ORLANDO -- A Florida compound pharmacy owner is the latest proprietor
in an ongoing probe to agree to reimburse the federal government millions of dollars in
fines over alleged billing violations of the Department of Defense’s TRICARE program.
QMedRx co-owner Mark Gilmore’s sworn arrangement to pay
back $4.25 million in fines over abuses to the military health care program makes
him at least the fourth partial owner of the Maitland-based operation to agree
to a multimillion-dollar settlement and brings to $20 million the overall amount
that government officials have negotiated to collect from company owners.
In all, the U.S. District Court for the Middle District of Florida has recovered
nearly $70 million in fines and penalties from owners across the region accused
of such overbilling practices during the past 18 months.
Compounded medicines are typically used for patients
requiring liquid formulations because of difficulty in swallowing pills.
Nationally, TRICARE paid $1.75 billion for these medicines
during fiscal year 2015, an increase reported to be at least 18 times the
amount paid in 2012. Overall, the cost for the medicines accounted for nearly 20
percent of Tricare’s estimated $9.14 billion prescription drug budget in 2015.
In the case of QMedRx, company officials are alleged to
have systematically charged federal health care programs fees that are not
covered under any plan for a yearlong period commencing in January 2013.
Other QmedRx owners who have also reached settlement
agreements with the government include Andy Miller and Tracy Miller who, along with
the Hallmark Investment Trust, have arranged to pay back $7.75 million.
“The government has been investigating TRICARE fraud for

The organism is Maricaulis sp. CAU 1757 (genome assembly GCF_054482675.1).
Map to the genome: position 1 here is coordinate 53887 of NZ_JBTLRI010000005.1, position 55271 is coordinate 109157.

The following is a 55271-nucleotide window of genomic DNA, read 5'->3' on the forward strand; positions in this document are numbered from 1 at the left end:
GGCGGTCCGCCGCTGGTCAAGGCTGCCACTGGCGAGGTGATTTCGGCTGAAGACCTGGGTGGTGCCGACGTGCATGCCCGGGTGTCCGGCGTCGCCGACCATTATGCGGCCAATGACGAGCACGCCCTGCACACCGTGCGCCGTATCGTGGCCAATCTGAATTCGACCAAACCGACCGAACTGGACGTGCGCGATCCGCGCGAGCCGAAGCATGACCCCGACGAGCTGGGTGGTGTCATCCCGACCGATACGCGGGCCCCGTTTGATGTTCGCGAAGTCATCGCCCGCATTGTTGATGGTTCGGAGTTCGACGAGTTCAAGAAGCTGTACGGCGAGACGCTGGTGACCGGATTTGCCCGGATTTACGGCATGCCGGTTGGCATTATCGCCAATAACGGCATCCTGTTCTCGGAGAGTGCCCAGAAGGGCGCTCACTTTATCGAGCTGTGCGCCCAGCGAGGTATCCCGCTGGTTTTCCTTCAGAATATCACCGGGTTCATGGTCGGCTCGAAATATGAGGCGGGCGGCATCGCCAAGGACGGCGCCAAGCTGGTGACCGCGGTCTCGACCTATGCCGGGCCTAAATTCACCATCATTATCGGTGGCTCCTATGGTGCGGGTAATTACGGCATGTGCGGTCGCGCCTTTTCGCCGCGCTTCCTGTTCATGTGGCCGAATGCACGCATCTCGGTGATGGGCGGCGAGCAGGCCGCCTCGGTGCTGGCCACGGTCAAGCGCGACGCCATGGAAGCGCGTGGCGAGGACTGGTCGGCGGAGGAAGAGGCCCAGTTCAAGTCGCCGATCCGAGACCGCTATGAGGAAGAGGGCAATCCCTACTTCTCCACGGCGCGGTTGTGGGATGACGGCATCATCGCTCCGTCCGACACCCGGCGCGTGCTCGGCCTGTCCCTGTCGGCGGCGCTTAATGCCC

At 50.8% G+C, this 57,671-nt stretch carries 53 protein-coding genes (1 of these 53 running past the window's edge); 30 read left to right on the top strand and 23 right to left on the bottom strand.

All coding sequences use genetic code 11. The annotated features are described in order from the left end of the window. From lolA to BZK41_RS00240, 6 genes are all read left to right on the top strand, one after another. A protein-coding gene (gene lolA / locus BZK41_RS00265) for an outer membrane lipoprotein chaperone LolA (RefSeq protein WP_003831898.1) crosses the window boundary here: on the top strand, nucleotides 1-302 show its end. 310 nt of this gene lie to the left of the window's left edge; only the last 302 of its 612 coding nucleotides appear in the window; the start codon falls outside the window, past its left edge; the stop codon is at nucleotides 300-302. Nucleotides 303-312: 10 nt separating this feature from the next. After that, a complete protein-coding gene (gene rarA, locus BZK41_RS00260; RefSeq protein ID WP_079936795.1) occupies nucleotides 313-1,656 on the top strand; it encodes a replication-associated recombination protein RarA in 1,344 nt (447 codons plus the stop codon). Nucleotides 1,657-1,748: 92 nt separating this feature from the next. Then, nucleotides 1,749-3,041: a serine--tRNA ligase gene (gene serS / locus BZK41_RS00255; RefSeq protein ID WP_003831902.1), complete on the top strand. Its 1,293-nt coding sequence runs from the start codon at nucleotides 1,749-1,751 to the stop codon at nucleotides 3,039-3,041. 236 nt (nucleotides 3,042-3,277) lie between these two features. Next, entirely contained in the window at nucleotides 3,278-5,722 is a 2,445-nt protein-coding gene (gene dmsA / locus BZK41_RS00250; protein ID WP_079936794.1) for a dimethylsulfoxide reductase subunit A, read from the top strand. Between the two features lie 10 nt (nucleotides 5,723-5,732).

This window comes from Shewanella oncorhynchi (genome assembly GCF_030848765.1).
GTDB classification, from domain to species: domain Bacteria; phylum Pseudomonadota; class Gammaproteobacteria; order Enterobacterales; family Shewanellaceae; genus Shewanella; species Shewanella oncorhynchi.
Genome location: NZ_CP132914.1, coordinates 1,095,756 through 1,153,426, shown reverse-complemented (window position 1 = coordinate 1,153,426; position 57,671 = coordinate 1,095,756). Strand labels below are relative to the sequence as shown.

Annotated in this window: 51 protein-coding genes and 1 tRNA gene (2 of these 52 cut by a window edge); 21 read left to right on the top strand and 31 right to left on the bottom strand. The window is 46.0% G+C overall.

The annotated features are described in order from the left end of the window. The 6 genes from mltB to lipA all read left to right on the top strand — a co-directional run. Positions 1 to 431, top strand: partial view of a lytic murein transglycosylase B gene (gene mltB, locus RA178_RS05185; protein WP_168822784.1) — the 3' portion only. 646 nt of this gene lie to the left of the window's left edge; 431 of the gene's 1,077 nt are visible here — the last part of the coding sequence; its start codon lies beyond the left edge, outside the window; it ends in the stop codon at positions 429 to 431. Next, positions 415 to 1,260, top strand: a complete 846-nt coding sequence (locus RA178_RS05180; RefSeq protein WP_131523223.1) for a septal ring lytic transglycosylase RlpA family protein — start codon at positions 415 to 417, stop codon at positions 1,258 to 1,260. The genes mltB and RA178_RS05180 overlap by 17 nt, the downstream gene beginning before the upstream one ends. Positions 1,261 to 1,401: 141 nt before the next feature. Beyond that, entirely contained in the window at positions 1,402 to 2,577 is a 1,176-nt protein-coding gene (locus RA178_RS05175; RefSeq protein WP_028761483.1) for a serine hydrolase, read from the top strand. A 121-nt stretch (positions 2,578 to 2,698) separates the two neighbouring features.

some time and how they were being reimbursed at astronomical rates for
nonsterile compounds,” Andrew S. Feldman, managing member of the Feldman Firm that represents individuals and criminals in white collar crimes,
told the Florida Record.
under the name Home Care Solution, QMedRx operates as a compounding pharmacy
that serves doctors and patients alike. The company specializes in the kind of
therapy that offers relief for pain, scar and wound care through the primary
use of transdermal creams and gels that range in price from $600 to $1,500 per
The announced settlement was brokered by the Health Care
Fraud Prevention and Enforcement Action Team (HEAT), which was launched by the
government in 2009 to root out such corruption. Since then the U.S. Justice
Department has recovered nearly $31 billion through False Claims Act cases,
well more than half that amount stemming from fraud against federal health care
“The government targets industries where it sees large
change in terms of where the money is going,” added Feldman alluding to all the
increased scrutiny in the compounds’ industry. “All of a sudden there was a
large change in reimbursements for TRICARE.”
prescription drug costs at an all-time high, the government estimates federal
agencies have recently paid out as much as $2 billion for tainted and
unnecessary compound prescriptions.
far, U.S. Air Force reserve member Randy John Papanek is the only person in the
QMedRx case charged in a criminal indictment, which seeks a judgement against
him of $87,500.
who has already pleaded guilty to charges of conspiring to accept and pay bribes,
is scheduled to go before U.S. District Judge Roy B. Dalton Jr. for sentencing Dec. 12 in Orlando.
In exchange for various forms of kickbacks over a
two-year period starting in 2013, Papanek is said to have recruited people
covered by TRICARE and steered them into seeking prescriptions only from QMedRx doctors.
As a Tricare beneficiary, he is also accused of
receiving payments for receiving his own prescriptions from those same doctors.
“It’s going to continue,” Feldman predicted of the
TRICARE government crackdown. “Those who are serious about being in the non-sterile
compounds industry will find a way to make the necessary changes to be